Coastal Shellfish Manager Dan Ayres provided a wrap-up of the recent razor clam digging season, calling it “memorable”.

According to Ayres, nearly half-a-million digger trips taken during 120 calendar days of digging in the 2021–2022 season.

The season wrapped up on May 7, and Ayres said that the future shows one of the strongest populations seen in the past 25 years.

“We are pleased we could offer more digging days and a higher daily limit that allowed diggers to take home more razor clams than any season in the last 40-plus years,” said Kelly Susewind, Washington Department of Fish and Wildlife (WDFW) director.

WDFW offered a total of 120 calendar digging days from Sept. 17 through May 7 on all open beaches — Long Beach (119 days), Twin Harbors (108 days), Mocrocks (60 days), and Copalis (53 days).

“Thanks to healthy ocean conditions providing very abundant populations of razor clams, the 2021–22 season was one for the record books with nearly 8.4 million clams harvested taken in 484,324 diggers trips,” said Dan Ayres, WDFW coastal shellfish manager.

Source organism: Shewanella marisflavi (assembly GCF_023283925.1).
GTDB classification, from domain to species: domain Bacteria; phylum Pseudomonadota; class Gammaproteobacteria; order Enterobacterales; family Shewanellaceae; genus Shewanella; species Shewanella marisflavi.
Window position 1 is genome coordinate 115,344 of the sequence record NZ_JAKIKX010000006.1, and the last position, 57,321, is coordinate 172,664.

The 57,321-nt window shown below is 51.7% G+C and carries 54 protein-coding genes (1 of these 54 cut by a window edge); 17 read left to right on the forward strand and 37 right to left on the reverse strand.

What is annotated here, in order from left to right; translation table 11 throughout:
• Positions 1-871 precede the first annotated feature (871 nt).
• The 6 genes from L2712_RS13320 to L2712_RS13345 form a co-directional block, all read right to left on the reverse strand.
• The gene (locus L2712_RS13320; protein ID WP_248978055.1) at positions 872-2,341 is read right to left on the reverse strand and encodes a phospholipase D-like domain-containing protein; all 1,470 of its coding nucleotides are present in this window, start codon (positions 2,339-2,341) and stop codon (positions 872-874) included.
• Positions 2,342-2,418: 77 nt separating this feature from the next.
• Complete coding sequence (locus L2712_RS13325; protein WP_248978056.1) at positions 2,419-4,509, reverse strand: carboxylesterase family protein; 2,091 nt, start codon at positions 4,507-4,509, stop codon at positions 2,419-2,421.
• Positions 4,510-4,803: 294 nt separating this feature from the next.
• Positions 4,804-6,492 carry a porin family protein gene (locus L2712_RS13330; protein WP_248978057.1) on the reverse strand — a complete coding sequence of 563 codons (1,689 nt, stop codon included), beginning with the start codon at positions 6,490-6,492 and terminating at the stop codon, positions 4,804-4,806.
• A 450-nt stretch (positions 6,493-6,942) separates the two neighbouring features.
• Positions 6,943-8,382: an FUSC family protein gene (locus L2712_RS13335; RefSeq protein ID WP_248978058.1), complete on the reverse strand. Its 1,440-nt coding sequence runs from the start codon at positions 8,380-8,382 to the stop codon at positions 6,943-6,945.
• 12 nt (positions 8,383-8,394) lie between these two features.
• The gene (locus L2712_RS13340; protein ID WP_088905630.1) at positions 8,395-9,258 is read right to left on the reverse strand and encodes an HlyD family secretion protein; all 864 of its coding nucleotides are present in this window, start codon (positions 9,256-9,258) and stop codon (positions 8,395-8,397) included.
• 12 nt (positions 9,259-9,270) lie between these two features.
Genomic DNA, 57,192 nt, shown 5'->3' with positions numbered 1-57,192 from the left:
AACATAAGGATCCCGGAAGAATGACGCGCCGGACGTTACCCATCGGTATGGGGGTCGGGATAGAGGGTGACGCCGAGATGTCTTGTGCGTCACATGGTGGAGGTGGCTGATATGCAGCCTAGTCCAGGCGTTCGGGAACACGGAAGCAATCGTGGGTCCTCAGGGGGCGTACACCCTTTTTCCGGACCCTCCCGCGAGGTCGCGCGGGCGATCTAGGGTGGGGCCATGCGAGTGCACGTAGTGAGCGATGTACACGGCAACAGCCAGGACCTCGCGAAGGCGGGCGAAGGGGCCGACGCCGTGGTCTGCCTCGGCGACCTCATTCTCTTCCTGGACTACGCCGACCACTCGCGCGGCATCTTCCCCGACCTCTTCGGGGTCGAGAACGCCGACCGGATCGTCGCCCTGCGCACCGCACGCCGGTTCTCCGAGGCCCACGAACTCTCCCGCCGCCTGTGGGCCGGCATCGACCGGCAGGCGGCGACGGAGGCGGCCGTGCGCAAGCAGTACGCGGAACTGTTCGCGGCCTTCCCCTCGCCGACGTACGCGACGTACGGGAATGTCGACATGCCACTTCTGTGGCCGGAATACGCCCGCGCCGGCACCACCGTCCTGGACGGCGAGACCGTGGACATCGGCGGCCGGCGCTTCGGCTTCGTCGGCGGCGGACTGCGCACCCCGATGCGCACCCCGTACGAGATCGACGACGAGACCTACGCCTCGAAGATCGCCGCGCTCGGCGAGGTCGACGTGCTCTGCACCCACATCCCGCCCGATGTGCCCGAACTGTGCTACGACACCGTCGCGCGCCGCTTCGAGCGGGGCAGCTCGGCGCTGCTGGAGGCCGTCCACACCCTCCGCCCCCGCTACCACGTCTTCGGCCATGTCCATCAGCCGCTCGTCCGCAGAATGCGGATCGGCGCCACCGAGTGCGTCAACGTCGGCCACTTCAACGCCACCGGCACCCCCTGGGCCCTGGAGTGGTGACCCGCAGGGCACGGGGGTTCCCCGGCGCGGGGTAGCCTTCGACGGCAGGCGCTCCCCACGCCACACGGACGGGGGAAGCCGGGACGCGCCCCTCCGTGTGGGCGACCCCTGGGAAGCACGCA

Here’s a breakdown of razor clams harvested by beach:

  • Long Beach: 3,187,179 razor clams harvested on 189,384 digger trips.
  • Twin Harbors: 2,092,415 razor clams harvested on 123,652 digger trips.
  • Copalis: 1,612,069 razor clams harvested on 96,380 digger trips.
  • Mocrocks: 1,233,103 razor clams harvested on 74,908 digger trips.

“These abundant populations also allowed us to raise the daily bag limit during a large portion of the season, the first time that has occurred since 1974,” Ayres said. Much of the season saw a 20-clam daily limit per person, up from the usual 15-clam daily limit.

The daily average for the entire season was 16.8 clams per person at Long Beach; 16.9 at Twin Harbors; 16.7 at Copalis; and 16.5 at Mocrocks.

Razor clams have been large, as well, with a combined average of 4.59 inches, thanks in part to a healthy ocean full of “phytoplankton” feed. Clams averaged 4.35 inches at Long Beach; 4.74 inches at Twin Harbors; 4.80 inches at Copalis; and 4.55 inches at Mocrocks.

“WDFW staff will now begin the work to reassess coast-wide razor clam populations and plan for the 2022–23 season,” Ayres said. “Early indications are that another great season is ahead, likely starting sometime in late September or early October.”

WDFW will also have a comment period around the end of August to accept public feedback for the 2022–2023 razor clam season.

To learn more about razor clam abundance, population densities at various beaches, and how seasons are set, visit the WDFW razor clam webpage.